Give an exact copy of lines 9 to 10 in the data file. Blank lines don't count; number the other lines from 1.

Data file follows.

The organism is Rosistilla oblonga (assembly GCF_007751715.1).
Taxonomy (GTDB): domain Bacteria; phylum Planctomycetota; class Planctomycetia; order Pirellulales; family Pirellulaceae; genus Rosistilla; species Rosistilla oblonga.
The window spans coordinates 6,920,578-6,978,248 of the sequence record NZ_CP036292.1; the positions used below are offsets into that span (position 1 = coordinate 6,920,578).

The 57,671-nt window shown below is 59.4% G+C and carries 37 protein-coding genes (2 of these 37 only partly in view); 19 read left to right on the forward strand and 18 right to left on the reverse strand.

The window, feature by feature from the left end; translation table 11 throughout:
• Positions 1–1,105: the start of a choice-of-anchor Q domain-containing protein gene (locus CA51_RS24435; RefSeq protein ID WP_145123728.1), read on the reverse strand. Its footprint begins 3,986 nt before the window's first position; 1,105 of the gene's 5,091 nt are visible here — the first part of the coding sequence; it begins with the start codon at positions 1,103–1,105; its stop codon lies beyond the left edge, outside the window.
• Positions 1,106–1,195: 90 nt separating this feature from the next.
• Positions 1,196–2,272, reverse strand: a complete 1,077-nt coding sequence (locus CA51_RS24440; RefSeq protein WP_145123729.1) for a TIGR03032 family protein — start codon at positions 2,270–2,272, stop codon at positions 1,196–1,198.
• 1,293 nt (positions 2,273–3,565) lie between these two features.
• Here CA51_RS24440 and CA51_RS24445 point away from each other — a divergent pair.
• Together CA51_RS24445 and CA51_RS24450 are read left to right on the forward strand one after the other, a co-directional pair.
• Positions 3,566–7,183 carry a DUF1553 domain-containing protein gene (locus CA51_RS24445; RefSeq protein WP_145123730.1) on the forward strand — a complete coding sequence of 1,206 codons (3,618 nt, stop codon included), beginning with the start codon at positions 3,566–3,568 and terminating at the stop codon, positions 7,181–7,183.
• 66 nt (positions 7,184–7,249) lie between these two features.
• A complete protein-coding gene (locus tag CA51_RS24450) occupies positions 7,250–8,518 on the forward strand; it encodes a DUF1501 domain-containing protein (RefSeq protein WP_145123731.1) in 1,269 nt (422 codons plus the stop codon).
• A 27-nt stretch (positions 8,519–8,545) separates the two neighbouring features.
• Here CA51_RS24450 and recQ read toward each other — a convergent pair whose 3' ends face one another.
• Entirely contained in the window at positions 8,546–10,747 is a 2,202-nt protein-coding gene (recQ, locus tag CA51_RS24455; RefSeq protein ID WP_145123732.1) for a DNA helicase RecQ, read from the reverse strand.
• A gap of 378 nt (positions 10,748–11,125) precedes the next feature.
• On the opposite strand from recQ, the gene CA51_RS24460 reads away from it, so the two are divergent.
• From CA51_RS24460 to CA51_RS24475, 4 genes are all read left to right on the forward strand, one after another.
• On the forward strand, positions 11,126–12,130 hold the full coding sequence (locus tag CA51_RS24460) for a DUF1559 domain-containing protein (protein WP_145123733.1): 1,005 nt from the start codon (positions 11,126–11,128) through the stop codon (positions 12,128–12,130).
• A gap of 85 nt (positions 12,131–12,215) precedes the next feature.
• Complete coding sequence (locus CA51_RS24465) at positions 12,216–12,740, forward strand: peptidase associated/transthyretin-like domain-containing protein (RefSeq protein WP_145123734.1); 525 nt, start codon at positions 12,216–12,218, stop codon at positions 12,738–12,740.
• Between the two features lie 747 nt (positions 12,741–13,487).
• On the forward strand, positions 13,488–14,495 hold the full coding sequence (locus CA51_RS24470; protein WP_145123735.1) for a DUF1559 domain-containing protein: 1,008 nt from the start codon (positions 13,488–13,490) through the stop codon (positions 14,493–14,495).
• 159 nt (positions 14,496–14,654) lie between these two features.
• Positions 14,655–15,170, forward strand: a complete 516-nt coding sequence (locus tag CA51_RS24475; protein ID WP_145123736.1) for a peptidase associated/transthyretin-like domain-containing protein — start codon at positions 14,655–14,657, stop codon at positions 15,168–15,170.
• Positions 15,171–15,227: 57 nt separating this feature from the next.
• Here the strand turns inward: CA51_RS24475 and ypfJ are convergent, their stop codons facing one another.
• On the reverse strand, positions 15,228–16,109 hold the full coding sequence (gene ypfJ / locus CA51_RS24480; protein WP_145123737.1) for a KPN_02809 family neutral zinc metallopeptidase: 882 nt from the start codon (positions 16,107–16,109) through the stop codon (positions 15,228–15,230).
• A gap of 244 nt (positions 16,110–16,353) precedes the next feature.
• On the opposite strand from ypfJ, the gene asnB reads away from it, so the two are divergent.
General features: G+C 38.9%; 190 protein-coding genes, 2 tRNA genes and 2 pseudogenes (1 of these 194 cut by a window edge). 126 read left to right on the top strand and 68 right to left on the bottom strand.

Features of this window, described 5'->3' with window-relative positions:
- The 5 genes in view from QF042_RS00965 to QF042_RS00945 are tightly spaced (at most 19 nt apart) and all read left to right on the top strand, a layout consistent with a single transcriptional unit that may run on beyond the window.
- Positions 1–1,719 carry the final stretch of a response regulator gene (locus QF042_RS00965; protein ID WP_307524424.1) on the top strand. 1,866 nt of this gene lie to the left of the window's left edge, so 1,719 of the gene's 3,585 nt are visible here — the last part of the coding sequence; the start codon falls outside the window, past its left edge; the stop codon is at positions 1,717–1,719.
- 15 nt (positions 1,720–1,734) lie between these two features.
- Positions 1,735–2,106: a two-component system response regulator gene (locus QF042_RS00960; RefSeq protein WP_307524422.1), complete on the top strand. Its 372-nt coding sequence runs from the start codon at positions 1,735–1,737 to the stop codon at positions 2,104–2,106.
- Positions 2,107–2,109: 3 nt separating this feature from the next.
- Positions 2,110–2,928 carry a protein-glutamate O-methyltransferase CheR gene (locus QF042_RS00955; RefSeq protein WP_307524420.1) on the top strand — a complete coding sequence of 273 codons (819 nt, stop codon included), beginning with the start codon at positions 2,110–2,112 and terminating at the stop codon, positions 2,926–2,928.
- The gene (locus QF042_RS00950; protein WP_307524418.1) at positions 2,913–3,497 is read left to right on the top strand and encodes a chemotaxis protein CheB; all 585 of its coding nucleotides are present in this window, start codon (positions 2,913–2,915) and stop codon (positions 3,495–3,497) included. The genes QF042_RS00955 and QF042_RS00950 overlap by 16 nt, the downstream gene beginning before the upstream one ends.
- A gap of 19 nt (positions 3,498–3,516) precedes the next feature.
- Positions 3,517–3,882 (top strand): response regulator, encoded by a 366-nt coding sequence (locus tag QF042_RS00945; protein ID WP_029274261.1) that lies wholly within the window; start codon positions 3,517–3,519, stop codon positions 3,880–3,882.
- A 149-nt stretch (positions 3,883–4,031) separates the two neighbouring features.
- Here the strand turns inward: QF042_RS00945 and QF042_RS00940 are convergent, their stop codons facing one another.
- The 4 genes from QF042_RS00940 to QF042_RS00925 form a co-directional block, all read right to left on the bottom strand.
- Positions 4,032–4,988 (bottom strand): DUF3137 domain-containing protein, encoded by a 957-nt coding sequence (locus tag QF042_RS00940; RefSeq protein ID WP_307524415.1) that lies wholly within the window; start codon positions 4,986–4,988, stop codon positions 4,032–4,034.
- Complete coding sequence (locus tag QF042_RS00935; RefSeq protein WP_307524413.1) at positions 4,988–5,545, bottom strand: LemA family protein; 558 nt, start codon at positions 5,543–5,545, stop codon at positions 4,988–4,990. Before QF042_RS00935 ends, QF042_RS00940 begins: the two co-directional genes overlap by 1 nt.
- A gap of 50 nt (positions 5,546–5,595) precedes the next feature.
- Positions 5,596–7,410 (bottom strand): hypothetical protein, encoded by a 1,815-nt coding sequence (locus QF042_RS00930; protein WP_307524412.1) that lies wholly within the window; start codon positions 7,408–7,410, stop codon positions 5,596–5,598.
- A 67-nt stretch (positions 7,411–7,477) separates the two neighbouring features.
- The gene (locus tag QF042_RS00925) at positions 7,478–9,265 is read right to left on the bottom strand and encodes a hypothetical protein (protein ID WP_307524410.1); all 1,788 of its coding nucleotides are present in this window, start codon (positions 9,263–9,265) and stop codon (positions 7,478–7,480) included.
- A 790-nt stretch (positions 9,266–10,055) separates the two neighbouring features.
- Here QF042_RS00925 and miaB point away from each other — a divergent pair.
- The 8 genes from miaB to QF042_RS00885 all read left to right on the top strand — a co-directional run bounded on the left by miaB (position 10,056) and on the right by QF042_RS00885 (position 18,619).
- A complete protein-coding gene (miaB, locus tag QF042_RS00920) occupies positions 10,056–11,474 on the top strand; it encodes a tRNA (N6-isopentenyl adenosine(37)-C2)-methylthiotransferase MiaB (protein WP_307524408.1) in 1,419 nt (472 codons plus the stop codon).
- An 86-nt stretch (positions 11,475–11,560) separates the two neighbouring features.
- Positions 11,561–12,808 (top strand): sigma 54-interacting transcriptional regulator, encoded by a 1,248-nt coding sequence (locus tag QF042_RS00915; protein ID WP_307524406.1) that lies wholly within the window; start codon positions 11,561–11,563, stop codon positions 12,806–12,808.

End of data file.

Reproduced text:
• 1,293 nt (positions 2,273–3,565) lie between these two features.
• Here CA51_RS24440 and CA51_RS24445 point away from each other — a divergent pair.